Drinking Water Containing Blood Flukes Only Way to Survive

August 28, 2006 12:00 am Last Updated: August 28, 2006 12:00 am

CHINA – Recently severe drought has hit many regions in China. Water reservoirs and rivers in these regions have virtually dried up. Residents are faced with the prospect of diminishing food and water supplies. Four hundred thousand residents in Zhangjiajie City, Hunan Province are facing the most severe drought in 40 years and are dealing with water shortages. Villagers in Nandang Village, Nanjing City, have been without clean water for two months and are forced to drink water containing blood flukes.

Over 4000 People Survive on Water From One Well

According to the Xiaoxiang Morning, the weather in Zhangjiajie City, Hunan Province continues to be hot as the average rainfall has fallen 93 mm—a 170 mm decrease compared to the same period last year. Ninety one towns and townships in the city, 1.16 million acres of farmland, 400 thousand residents, and 120 thousand large livestock are suffering from the extreme weather.

Currently, several mid- to large water reservoirs in Zhangjiajie City have reached their lowest levels. Yongding, a district within Zhangjiajie City, has 87 water reservoirs; 33 of which are at minimum storage capacities and the rest contain less than 20 percent of their storage capacities. Since mid-July, over 4000 residents from a township in Yongding have no running water and have to buy water from a small well in another village. Water from that well costs 20 yuan per cubic meter (approximately 1 cent per gallon), which is 200 times more expensive than tap water.

Villagers near Nanjing City Drink Water Containing Blood Flukes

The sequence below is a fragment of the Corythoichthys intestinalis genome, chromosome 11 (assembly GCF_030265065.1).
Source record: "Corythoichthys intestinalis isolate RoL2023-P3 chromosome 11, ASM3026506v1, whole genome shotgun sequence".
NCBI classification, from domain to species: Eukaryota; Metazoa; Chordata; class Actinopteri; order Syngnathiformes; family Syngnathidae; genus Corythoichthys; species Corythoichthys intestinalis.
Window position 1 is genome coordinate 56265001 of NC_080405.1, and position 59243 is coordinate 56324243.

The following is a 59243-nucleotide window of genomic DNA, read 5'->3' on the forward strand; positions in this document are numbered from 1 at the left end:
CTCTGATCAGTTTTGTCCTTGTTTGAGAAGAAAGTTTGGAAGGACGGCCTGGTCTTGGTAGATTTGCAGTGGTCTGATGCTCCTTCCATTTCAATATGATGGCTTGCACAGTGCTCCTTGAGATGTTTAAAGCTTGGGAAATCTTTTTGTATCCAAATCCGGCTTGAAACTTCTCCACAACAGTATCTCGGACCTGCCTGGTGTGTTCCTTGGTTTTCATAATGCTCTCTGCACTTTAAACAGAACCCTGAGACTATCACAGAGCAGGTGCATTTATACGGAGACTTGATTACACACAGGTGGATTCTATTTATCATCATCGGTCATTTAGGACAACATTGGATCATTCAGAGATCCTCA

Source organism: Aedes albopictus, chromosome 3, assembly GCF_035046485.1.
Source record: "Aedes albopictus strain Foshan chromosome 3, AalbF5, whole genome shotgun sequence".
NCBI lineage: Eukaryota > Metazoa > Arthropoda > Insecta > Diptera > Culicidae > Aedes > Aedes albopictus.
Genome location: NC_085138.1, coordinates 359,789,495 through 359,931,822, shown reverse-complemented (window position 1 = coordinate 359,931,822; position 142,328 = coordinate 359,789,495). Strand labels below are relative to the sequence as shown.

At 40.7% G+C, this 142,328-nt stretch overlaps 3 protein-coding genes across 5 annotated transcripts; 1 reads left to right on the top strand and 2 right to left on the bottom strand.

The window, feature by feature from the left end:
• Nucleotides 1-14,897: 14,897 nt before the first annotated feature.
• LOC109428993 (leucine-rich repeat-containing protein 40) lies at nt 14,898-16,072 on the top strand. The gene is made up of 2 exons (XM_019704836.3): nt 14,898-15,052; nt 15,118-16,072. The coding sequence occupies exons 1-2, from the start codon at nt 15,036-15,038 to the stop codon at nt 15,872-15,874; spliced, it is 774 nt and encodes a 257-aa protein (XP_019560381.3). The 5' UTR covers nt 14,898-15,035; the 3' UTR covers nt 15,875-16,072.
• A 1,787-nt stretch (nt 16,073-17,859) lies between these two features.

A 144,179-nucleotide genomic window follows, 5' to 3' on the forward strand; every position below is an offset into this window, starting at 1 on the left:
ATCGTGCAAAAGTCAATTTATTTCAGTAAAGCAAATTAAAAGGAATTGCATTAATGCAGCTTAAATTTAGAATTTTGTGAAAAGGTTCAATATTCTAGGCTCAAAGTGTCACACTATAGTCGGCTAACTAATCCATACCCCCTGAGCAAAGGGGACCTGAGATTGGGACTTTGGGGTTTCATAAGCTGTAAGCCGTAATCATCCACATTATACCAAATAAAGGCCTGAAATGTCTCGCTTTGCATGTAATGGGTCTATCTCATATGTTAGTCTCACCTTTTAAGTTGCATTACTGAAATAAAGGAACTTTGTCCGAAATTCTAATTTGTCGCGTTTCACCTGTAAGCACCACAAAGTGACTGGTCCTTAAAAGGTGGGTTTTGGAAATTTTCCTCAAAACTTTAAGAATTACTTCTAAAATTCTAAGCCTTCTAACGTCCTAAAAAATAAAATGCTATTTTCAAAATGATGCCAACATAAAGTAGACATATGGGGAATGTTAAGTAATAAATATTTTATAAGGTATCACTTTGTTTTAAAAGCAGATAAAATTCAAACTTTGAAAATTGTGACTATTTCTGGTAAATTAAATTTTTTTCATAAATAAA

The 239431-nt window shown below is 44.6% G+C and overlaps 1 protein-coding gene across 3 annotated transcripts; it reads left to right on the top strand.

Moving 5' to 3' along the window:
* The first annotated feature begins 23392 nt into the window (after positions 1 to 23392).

Over 3000 villagers near Nanjing City in east China have had no drinking water for more than two months. Villagers have to drink water from Shuiyang River that runs by the village. Shuiyang River is infested with snails that carry blood flukes, which causes a parasitic disease known as schistosomiasis. Infected patients display symptoms of seizures, paralysis, or spinal cord inflammation. For people who are repeatedly infected over many years, the parasite can damage the liver, intestines, lungs, and bladder. The Jiangsu Provincial Institute of Parasitic Diseases has banned water usage from the River. However, villagers state that it's better to drink the 'contaminated water' than to die of thirst.”

Mr. Sun, who is the village elder, told a reporter from Xiandai Express that there are over 3000 residents in the village. The residents had each paid 700 yuan (US$85) several years ago to have a domestic water system installed but the water supply had never met their needs. Since summer, there has been practically no water coming out of the taps.

Villagers, knowing that water from the Shuiyang River is disease-ridden, have to risk contracting schistosomiasis by drinking water from the river since there is no tap water. The water near the riverbank is stagnant and infested with flies and mosquitoes. Village authorities said that even so, villagers still get up at 5 am every day to retrieve water from the river. They come to the river about two to three times a day. Along the riverbanks, one can often see villagers waiting in line to get water. “Diseases can be cured but one can not survive without water. It's better to be sick than die of thirst,” said a villager.